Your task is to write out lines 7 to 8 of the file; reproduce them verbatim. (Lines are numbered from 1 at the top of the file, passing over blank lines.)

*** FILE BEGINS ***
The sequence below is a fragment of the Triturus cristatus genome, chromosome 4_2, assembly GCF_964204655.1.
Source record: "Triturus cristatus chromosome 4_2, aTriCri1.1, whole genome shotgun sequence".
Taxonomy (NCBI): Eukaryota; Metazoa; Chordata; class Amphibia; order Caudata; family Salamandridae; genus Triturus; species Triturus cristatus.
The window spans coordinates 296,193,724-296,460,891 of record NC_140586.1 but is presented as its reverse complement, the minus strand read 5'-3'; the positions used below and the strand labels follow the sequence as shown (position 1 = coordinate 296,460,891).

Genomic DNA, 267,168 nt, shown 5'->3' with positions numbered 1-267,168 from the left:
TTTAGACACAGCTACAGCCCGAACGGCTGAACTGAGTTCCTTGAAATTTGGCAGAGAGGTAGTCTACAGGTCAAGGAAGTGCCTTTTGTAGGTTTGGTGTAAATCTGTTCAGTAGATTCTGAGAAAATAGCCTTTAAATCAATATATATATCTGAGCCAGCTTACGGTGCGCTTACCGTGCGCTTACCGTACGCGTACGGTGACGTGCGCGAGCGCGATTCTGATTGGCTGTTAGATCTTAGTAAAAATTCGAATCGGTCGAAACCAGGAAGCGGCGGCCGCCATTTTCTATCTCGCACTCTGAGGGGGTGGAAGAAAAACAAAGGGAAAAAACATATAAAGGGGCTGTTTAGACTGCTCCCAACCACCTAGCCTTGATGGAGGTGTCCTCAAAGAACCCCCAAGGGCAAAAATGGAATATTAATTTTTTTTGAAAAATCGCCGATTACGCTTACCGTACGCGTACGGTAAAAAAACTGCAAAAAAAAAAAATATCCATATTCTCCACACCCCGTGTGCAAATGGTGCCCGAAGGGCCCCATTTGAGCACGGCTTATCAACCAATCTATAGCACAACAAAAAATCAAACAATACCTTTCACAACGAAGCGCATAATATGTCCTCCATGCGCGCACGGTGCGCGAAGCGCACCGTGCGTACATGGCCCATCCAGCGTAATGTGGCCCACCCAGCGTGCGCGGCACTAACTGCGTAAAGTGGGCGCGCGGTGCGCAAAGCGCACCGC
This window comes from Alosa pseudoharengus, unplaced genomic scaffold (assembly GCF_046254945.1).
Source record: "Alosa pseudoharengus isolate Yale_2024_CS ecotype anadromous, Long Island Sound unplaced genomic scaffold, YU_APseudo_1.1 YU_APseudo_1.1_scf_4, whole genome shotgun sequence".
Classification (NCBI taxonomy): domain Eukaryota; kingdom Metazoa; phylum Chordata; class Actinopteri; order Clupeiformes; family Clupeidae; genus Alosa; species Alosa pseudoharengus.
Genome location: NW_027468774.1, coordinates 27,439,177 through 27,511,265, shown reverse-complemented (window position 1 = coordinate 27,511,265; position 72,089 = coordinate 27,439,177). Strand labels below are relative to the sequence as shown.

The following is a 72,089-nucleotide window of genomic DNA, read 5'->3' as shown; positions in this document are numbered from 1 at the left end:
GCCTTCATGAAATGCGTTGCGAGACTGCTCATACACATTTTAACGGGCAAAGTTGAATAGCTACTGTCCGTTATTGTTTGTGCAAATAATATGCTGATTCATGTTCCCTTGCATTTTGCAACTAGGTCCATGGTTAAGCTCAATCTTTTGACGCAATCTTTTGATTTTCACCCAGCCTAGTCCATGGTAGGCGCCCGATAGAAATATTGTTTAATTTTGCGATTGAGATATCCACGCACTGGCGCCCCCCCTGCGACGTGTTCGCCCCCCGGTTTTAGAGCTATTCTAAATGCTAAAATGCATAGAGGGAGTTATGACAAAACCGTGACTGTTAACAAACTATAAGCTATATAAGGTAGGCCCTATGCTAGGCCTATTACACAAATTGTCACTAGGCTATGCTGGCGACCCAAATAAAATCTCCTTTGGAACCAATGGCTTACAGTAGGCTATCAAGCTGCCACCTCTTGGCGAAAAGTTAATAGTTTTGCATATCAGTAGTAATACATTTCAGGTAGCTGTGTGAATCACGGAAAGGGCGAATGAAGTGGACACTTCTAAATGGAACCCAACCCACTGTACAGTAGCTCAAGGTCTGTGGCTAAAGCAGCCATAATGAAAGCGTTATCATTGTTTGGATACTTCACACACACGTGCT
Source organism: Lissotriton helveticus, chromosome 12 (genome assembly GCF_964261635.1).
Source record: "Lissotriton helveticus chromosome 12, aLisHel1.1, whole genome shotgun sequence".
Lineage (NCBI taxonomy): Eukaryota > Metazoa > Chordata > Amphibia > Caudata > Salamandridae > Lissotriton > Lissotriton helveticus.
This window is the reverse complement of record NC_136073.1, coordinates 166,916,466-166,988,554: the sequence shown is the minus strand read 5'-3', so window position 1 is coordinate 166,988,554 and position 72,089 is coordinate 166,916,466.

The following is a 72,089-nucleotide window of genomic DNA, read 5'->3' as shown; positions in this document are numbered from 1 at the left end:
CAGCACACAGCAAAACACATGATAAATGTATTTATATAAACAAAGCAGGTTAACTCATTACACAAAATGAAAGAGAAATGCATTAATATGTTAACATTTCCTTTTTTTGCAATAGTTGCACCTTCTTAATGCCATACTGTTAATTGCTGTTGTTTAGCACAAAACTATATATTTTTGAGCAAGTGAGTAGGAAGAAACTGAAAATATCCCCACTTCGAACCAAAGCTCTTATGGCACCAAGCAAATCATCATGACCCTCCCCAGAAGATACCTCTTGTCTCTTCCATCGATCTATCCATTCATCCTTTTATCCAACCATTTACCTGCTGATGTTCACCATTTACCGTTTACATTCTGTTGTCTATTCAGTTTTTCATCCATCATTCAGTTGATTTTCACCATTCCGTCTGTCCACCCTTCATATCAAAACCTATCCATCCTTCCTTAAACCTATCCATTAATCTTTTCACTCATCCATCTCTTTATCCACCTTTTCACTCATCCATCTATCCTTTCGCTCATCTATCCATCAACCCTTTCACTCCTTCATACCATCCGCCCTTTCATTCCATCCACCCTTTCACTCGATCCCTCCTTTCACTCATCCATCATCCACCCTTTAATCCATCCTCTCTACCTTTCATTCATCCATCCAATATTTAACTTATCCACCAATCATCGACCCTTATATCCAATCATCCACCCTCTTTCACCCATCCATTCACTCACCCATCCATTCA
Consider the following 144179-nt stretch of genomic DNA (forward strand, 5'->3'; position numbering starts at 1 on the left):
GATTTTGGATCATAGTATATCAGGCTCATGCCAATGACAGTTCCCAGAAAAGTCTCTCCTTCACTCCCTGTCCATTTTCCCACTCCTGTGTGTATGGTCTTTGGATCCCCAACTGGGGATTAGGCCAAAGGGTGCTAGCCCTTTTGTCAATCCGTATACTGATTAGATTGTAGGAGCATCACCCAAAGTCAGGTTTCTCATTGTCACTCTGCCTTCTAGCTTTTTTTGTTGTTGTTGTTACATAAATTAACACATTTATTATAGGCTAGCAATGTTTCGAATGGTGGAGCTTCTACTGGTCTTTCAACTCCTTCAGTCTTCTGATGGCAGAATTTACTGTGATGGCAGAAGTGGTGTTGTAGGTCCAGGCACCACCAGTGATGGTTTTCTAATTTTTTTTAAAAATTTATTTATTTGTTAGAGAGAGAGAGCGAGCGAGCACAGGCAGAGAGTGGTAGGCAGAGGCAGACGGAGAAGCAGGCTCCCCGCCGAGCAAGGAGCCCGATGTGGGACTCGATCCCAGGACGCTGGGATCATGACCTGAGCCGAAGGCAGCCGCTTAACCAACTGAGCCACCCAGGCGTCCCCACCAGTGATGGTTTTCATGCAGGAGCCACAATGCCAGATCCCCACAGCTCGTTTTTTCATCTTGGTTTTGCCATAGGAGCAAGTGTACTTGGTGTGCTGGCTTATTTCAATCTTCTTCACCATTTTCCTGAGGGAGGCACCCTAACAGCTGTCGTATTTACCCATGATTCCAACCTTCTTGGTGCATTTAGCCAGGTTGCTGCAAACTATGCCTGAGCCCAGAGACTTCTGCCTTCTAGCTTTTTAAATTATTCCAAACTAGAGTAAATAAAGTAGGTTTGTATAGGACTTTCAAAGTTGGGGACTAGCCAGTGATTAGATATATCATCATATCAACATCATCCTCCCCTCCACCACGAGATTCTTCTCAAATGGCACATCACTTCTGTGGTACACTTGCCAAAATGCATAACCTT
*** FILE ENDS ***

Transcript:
This window comes from Alosa pseudoharengus, unplaced genomic scaffold (assembly GCF_046254945.1).
Source record: "Alosa pseudoharengus isolate Yale_2024_CS ecotype anadromous, Long Island Sound unplaced genomic scaffold, YU_APseudo_1.1 YU_APseudo_1.1_scf_4, whole genome shotgun sequence".